I was trying to figure this out too. Trying to figure out when this was supposed to be. This was such a disturbing book. It made me think about how after 9/11, I was so willing to give up certain freedoms so I could feel safer. It doesn't work that way though, does it? It's that mob mentality. People get so scared, that they become irrational trying to keep themselves safe. Like when the Aunt explains how there are "freedoms to" and "freedoms from". The old society (like our current one) the handmaid's had "freedom to". "Freedom to" work and live and marry and reproduce or not reproduce. The new society (Gilead) no longer offers woman "freedom to", but it does offer them "freedom from". "Freedom from" rape and murder and other unspeakable acts. Yes, of course those things are frightening and you wouldn't wish them on anyone, but at what cost would you go to protect yourself? Would you give up all your "freedom to's"?


Even though the rampant infertility is acknowledged to be largely due to environmental pollution, Gilead refuses to acknowledge the possibility of male infertility; if a Handmaid is unable to conceive with three Commanders, it is assumed that she is at fault and she is reassigned to the Colonies. How did this double standard resonate with you, if at all?

Frustrating. So frustrating. Even in our society I think this exists. Don't you think that most people assume if a couple can't get pregnant there is something wrong with the woman? I'm not sure why that is, but I feel like that is an assumption that is made. Gilead is a misogynistic society, so everything is the woman's fault in some way. They made the women admit that if they were raped, it was their fault. So being that was how the society was, it only made sense that they blamed the woman for the inability to become pregnant, not the man.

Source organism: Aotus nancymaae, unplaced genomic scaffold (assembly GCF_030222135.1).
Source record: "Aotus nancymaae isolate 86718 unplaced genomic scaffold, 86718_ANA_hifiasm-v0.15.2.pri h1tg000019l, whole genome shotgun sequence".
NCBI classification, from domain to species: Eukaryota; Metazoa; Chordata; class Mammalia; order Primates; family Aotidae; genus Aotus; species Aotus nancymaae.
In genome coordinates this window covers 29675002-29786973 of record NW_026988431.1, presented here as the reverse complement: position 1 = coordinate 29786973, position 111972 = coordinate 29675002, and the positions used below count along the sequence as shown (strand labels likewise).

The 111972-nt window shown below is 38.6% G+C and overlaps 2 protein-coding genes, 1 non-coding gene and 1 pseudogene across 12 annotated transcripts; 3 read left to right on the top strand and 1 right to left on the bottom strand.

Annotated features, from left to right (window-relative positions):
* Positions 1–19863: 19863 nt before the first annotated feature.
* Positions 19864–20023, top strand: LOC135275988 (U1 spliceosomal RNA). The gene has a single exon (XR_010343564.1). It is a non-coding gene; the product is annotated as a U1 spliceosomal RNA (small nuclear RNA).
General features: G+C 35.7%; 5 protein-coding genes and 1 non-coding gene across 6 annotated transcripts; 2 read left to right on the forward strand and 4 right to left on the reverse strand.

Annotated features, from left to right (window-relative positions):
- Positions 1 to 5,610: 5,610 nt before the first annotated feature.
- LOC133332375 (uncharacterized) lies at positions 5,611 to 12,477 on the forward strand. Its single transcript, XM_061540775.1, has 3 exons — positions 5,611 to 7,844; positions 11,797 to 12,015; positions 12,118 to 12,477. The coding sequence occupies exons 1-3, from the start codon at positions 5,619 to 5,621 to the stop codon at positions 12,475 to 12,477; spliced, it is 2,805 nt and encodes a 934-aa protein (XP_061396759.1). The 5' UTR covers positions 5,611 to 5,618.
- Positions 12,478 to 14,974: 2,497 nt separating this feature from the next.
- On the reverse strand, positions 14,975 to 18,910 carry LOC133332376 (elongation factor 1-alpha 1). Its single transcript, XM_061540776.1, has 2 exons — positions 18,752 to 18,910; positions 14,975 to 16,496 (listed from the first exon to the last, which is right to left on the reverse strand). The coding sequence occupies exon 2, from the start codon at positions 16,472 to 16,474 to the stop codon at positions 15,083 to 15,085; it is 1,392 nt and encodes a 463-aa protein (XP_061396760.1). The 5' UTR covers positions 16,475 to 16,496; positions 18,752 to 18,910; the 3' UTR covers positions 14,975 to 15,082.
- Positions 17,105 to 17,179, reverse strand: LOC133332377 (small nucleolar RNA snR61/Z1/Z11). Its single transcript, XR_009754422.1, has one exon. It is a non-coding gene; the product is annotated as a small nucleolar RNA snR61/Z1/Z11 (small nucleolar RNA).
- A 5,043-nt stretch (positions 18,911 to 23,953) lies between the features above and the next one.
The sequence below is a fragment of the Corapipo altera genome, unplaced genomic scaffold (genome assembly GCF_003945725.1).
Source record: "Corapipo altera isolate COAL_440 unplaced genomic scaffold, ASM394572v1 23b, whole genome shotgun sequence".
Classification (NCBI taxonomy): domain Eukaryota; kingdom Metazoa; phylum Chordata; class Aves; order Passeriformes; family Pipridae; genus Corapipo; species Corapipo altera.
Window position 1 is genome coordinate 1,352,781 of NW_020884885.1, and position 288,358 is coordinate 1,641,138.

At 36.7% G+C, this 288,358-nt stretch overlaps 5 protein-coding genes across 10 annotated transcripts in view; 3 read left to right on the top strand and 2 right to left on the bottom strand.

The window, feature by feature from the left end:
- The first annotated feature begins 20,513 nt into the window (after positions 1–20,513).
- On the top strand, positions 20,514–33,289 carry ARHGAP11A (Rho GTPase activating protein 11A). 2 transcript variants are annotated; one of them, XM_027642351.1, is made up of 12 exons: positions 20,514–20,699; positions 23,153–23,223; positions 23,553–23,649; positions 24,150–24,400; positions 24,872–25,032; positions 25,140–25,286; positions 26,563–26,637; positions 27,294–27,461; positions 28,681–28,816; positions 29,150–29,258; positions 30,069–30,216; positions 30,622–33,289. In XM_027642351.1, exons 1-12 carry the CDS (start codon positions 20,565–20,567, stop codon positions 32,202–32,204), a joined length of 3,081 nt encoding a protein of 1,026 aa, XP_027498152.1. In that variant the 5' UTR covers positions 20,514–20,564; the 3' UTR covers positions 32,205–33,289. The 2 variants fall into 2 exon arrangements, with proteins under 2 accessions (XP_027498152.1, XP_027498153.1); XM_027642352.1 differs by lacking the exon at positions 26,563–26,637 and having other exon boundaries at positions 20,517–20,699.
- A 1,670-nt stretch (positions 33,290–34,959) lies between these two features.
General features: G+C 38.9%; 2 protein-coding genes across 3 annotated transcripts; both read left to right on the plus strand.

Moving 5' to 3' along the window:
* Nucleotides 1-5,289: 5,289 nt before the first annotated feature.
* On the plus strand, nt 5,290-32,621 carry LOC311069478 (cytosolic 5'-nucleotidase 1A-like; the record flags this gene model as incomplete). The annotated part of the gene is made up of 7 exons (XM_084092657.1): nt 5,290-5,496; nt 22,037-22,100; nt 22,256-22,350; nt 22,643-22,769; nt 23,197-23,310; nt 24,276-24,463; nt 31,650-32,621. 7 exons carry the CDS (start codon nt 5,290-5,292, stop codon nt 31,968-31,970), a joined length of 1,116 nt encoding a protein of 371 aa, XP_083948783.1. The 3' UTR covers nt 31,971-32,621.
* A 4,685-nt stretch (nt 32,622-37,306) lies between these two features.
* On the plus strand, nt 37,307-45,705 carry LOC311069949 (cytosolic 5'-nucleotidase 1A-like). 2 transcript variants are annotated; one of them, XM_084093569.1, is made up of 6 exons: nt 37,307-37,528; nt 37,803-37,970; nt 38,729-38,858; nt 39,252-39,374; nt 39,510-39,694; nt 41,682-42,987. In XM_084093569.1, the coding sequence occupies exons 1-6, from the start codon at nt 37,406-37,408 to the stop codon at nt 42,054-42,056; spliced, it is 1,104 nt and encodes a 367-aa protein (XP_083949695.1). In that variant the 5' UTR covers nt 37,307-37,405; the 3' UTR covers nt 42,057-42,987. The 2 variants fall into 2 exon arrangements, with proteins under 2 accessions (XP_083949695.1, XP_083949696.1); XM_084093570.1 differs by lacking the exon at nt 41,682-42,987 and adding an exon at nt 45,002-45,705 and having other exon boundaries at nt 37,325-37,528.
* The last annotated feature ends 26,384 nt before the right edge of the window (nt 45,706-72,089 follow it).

For all that the Handmaids are supposed to be serving the society's greater good and should be honored for that, they are looked down upon by just about everyone. Wives resent that the Handmaids do what they cannot, Marthas resent the time spent caring for them, Econowives resent them for the ease of existence they feel the Handmaids must enjoy. And the reverse is true as well, Handmaids resent the other women for having little freedoms they do not enjoy, whether it's control over a household, the ability to hold a knife and make radish roses, or to simply not be a possession without a name. Does this mutual resentment exist in the world of infertility? Do "fertiles" resent "infertiles" and vice versa? If so, in what way?